If you can, I’d suggest borrowing one from a friend, or at least trying a variety of editing apps over the course of several visits to the Apple store, and see how well the experience turns out for you. Some don’t care for it, some love it.

A laptop will give you more power and versatility, but the value of an easy to use interface and enjoyment of your work can’t be ignored.

Let me know what you decide, and how it turns out for you. 🙂


Mac August 23, 2011 at 3:04 am

so i was reading this article:
and wondered what you thought about it being a stand in for the ipad. It is only $100?


Outlaw Photographer James Taylor August 28, 2011 at 12:32 am

Thank you for the link, Mac! I have no doubts the TouchPad would be a great option for a portable portfolio, just so long as its screen is as lovely as the iPad, and it provides just as smooth an experience when flipping through photos. I’ve never used a TouchPad, so I can’t comment directly on it, but photos should not present a problem for any modern tablet – these things exist to fill that easy-to-use, intuitive niche.

I’ve seen these things flying over on I already have an original iPad, which I bought used, but if I was in the market for a dedicated photography portfolio / e-book reader / RSS reader, for $100 this looks like a steal.

Good luck on getting one if you go that route! Please do keep in touch and let me know how your search turns out, and thank you for your readership!


Kay (A Ranch Mom) September 10, 2015 at 9:31 am

Question: I have a Surface tablet… what is the best way to show my customer the images? Using an online service, or just creating albums on the tablet itself?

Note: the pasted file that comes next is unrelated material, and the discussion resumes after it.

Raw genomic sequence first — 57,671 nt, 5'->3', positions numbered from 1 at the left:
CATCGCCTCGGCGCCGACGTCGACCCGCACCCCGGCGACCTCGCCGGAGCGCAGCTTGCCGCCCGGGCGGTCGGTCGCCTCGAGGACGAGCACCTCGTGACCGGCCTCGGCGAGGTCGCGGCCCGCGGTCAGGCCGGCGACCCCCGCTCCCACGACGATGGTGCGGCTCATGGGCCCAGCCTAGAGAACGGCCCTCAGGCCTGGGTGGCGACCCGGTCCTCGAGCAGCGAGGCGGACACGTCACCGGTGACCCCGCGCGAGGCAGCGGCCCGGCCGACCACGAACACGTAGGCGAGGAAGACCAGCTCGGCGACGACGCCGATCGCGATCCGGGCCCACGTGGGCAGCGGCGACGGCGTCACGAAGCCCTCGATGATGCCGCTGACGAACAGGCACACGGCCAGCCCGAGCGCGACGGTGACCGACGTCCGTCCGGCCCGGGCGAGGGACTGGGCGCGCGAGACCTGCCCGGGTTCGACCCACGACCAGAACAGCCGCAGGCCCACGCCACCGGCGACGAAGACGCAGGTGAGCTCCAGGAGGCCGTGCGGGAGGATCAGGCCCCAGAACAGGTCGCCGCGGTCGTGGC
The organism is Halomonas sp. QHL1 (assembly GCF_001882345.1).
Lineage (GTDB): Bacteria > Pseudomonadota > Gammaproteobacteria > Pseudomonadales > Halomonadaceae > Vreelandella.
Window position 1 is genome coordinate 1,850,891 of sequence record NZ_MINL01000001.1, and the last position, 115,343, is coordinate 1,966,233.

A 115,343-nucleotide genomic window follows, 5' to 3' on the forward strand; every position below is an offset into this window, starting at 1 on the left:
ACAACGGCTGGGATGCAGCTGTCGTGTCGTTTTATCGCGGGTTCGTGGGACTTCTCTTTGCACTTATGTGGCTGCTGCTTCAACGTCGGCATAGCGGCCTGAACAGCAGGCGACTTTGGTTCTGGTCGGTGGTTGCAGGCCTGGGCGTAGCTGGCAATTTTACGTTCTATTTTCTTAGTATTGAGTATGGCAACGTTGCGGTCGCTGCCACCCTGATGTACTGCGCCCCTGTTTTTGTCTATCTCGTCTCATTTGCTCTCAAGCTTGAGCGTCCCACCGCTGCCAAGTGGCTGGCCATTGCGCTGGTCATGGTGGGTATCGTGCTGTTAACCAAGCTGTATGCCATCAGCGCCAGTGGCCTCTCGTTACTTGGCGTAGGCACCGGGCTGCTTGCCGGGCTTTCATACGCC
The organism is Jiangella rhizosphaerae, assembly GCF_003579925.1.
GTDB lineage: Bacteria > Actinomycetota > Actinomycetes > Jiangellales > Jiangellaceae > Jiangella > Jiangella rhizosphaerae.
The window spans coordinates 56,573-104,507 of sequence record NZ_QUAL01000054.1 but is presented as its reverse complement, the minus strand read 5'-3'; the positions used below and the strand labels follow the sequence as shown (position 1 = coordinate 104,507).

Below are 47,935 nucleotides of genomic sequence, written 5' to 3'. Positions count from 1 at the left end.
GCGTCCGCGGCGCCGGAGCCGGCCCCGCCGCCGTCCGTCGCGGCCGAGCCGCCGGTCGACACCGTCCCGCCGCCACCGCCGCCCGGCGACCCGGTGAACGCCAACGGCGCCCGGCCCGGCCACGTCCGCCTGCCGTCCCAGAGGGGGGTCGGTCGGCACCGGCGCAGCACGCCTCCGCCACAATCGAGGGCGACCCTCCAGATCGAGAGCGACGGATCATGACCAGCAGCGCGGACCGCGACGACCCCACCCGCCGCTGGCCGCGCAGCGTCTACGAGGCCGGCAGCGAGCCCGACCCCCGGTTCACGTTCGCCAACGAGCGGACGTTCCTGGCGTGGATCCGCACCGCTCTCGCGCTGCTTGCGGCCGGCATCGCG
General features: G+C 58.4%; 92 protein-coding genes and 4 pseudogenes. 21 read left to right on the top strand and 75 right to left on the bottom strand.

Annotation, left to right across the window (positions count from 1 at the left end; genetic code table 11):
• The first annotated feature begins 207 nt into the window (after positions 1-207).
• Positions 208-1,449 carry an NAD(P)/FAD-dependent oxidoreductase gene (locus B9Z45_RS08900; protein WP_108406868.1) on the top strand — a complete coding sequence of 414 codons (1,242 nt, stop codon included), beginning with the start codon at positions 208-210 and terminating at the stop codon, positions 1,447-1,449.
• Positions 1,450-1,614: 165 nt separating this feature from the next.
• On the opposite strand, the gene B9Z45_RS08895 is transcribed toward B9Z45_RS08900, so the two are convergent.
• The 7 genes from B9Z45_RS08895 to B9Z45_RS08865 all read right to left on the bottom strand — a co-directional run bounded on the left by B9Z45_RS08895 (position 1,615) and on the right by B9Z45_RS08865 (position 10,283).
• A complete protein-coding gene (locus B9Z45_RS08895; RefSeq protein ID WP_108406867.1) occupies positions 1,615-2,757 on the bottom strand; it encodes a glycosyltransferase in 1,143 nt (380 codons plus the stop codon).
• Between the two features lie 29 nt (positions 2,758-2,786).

Love your sense of humor, and thanks for introducing me to word: grognards!! The word I was looking for. 😀


Outlaw Photographer James Michael Taylor September 23, 2015 at 6:30 am


Thank you so much for your kind words and readership!

On my iPad, I just load the images into a gallery, and then I let the client flip through the gallery. I keep my Moleskine and pen at hand, so I can write down the image numbers of the photos he or she can’t live without. If I’ve done my job, it’s a long list, and an obvious choice to purchase my all-images-on-CD option…which is always priced a step above my average client sale.

I wouldn’t rely on an online service for proofing because you then introduce the delay of bandwidth, and possibility of a bad connection. A gallery on the tablet will move quickly and smoothly.

Thank you again Kay! Don’t let the grognards hold you back. And please do me posted on your successes and adventures!